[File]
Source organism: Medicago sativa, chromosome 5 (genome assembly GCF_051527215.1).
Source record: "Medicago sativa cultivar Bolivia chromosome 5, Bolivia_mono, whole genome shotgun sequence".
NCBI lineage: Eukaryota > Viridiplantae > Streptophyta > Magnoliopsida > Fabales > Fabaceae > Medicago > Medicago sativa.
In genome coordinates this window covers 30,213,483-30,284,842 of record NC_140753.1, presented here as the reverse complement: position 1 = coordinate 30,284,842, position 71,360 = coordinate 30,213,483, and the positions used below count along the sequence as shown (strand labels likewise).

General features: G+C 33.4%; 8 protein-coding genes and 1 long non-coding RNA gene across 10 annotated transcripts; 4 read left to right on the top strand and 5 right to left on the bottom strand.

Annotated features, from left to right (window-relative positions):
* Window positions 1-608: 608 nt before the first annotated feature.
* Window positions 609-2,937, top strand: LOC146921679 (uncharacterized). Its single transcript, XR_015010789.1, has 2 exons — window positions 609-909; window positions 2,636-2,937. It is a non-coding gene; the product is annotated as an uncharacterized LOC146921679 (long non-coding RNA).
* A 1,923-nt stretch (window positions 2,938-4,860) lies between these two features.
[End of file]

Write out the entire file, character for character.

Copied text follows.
Source organism: Medicago sativa, chromosome 5 (genome assembly GCF_051527215.1).
Source record: "Medicago sativa cultivar Bolivia chromosome 5, Bolivia_mono, whole genome shotgun sequence".
NCBI lineage: Eukaryota > Viridiplantae > Streptophyta > Magnoliopsida > Fabales > Fabaceae > Medicago > Medicago sativa.
In genome coordinates this window covers 30,213,483-30,284,842 of record NC_140753.1, presented here as the reverse complement: position 1 = coordinate 30,284,842, position 71,360 = coordinate 30,213,483, and the positions used below count along the sequence as shown (strand labels likewise).

General features: G+C 33.4%; 8 protein-coding genes and 1 long non-coding RNA gene across 10 annotated transcripts; 4 read left to right on the top strand and 5 right to left on the bottom strand.

Annotated features, from left to right (window-relative positions):
* Window positions 1-608: 608 nt before the first annotated feature.
* Window positions 609-2,937, top strand: LOC146921679 (uncharacterized). Its single transcript, XR_015010789.1, has 2 exons — window positions 609-909; window positions 2,636-2,937. It is a non-coding gene; the product is annotated as an uncharacterized LOC146921679 (long non-coding RNA).
* A 1,923-nt stretch (window positions 2,938-4,860) lies between these two features.